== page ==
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December 2018 / January 2019
City Guides

Austra’s guide to Toronto, Canada

On our travels this month we’re off to the exotic climes of Toronto, with Katie Stelmanis aka Austra.
Published: 3:36 pm, January 24, 2017
Austra’s guide to Toronto, Canada
“I grew up in Toronto so I love to hate it, but ultimately I keep coming back to the city and can’t deny that it’s one of my favourite places to be in the world despite how much it’s changed. I feel especially lucky to have come of age in that city when it was still cheap, and there was stuff going on almost every night. There was a party promoter called Will Munro who used to through these monthly queer parties called Vazaleen that people from all different scenes would go to. He booked a lot of crazy bands before they were super famous, like Peaches, the Gossip, and even Nina Hagan one year. The party was super liberating, and Will was a really kind man who knew everyone by their first name. He, unfortunately, died of brain cancer in his mid-thirties and a lot of the energy he brought to the city seemed to have died with him for a while, but I think it’s still alive, maybe just a bit harder to find. Will’s legacy still carries on, as a touring musician now I am constantly running into artists who knew him, loved him, partied with him, and therefore still think of Toronto as one of the queer, punk, party capitals of the world.”

Kensington Market
The market is situated in the middle of Chinatown in downtown Toronto and has somehow managed to resist gentrification entirely. It’s probably expensive to live there now, but it still feels dive-y, there is a ton of cheap food and some really good bars and venues. It’s nice to have a space in the city that doesn’t feel totally commercialised.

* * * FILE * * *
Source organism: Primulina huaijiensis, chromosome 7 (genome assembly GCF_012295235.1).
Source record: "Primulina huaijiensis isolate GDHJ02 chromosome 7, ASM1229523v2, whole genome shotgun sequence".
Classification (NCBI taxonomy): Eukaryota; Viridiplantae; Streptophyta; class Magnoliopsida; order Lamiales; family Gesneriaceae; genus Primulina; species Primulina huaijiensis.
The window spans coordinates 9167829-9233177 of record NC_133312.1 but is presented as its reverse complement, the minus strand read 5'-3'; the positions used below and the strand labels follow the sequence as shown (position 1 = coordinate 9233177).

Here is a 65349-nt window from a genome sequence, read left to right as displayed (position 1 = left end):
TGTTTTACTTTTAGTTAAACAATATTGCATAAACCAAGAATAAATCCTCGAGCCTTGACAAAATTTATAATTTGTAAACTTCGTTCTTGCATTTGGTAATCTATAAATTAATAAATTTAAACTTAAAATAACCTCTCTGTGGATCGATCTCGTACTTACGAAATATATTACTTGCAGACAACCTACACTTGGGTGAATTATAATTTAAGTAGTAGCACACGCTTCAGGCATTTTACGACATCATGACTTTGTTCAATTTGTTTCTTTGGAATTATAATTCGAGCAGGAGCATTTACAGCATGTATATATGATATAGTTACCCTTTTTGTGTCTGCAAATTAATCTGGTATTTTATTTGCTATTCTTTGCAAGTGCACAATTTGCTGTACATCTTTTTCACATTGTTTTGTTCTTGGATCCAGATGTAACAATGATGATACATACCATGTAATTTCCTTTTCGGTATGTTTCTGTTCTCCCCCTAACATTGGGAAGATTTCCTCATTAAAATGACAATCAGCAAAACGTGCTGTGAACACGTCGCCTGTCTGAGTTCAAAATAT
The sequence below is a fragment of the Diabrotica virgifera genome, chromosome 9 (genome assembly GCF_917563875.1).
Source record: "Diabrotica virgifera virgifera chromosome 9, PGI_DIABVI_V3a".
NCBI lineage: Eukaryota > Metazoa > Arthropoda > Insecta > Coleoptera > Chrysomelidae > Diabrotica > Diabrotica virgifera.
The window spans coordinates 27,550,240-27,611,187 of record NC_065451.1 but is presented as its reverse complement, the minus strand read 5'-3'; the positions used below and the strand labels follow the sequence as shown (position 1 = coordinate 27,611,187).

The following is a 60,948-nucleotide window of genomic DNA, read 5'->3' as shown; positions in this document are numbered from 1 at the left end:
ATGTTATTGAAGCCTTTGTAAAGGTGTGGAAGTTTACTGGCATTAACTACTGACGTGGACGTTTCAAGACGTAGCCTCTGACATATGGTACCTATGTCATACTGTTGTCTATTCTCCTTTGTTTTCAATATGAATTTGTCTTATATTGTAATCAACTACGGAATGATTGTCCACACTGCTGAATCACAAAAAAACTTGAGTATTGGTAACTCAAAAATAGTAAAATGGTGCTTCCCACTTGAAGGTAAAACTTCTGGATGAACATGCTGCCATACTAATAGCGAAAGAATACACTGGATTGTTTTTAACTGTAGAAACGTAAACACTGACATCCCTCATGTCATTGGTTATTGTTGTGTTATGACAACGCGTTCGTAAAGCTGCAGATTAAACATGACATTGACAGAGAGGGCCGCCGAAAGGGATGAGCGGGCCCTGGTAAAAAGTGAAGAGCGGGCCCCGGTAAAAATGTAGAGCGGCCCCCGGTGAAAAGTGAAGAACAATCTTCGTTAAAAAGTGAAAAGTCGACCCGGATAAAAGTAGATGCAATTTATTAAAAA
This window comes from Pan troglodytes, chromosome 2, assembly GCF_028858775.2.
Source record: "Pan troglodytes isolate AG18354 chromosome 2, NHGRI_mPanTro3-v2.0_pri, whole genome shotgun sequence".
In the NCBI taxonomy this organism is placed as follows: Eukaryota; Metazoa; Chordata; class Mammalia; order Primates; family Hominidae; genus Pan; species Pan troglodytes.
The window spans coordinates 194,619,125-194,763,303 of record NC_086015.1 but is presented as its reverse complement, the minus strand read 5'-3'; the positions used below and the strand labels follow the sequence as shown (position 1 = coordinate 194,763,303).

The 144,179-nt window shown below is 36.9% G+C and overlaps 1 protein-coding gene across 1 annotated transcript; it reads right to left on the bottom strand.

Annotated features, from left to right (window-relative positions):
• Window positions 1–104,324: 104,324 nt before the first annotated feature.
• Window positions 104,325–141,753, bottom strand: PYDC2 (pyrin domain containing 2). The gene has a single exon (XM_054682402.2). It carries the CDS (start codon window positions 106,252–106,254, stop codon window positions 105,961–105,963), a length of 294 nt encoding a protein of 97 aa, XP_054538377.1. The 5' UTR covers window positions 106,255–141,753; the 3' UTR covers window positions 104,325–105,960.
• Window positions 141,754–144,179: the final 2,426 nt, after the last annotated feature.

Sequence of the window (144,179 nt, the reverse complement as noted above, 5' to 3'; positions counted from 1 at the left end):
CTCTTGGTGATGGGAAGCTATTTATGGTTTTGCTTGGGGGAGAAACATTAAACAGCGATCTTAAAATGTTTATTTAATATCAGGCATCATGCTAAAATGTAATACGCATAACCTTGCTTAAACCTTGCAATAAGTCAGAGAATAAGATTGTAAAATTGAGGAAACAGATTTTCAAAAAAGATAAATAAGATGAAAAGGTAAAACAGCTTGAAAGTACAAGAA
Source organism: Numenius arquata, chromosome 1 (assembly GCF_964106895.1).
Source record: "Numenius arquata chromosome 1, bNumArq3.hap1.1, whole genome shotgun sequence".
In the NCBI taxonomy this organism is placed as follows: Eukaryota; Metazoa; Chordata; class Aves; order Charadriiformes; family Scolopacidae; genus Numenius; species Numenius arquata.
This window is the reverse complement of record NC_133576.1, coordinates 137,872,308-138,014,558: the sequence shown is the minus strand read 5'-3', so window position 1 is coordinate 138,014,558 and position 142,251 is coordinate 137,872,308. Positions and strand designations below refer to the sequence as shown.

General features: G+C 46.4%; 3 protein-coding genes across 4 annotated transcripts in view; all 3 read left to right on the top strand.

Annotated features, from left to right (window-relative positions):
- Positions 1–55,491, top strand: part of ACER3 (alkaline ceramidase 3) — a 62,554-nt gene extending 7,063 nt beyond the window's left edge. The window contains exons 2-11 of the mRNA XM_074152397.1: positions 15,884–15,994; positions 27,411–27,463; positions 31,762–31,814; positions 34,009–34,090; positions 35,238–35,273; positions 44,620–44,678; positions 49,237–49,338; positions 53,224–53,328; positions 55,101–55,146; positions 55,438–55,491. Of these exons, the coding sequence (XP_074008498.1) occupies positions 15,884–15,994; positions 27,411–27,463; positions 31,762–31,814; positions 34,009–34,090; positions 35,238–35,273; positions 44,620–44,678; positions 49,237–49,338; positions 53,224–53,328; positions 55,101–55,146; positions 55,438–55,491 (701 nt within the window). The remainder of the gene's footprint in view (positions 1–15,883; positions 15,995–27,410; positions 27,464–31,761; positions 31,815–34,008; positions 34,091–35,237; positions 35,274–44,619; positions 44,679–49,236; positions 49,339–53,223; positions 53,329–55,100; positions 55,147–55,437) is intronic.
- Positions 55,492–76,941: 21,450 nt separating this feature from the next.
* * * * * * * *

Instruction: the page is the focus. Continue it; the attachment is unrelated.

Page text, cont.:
Double Double Land
The best DIY venue in the city, of course located in Kensington. It's named after the Tim Horton’s special, the “double double” coffee. Anyone who has been to Canada will know what I’m talking about.

The Beaver
The Beaver was opened by Will Munro before he died and persists as one of the consistently cool queer places to hang out in the city. When he stopped doing his parties he opened a bar so that the kids would keep having somewhere to go.

Holy Oak
Holy Oak is in Bloordale which used to be pretty sketchy but is now kind of my favourite neighbourhood to hang out. These guys are a coffee shop and also throw parties and shows ranging from experimental jazz to queer R’n’B nights.

Rotate This
This record store has been around forever and is usually my go to when looking for vinyl. I could be wrong, but I feel like it sells only vinyl which is something they started doing when it was pretty risky to do.

The Common
The Common is really good and cheap. There are three locations, and I feel like I know everyone who works there. It's a locally owned business that treats its employees really well and knows how to make a very good Americano for $2.

Paul’s Boutique
My favourite musical instrument store in Toronto also located in Kensington market. I probably shouldn’t let the secret out, but you can rehearse in the basement which is something my band does pretty often.

Long Winter
My friends from the band Fucked Up started throwing this insane monthly party that only happens in the winter when people are depressed and don’t want to go out. They take over this entire huge heritage building called the great hall and fill it with DJs and bands and artists and food and it's the best.

Austra's album 'Future Politics' is out now.




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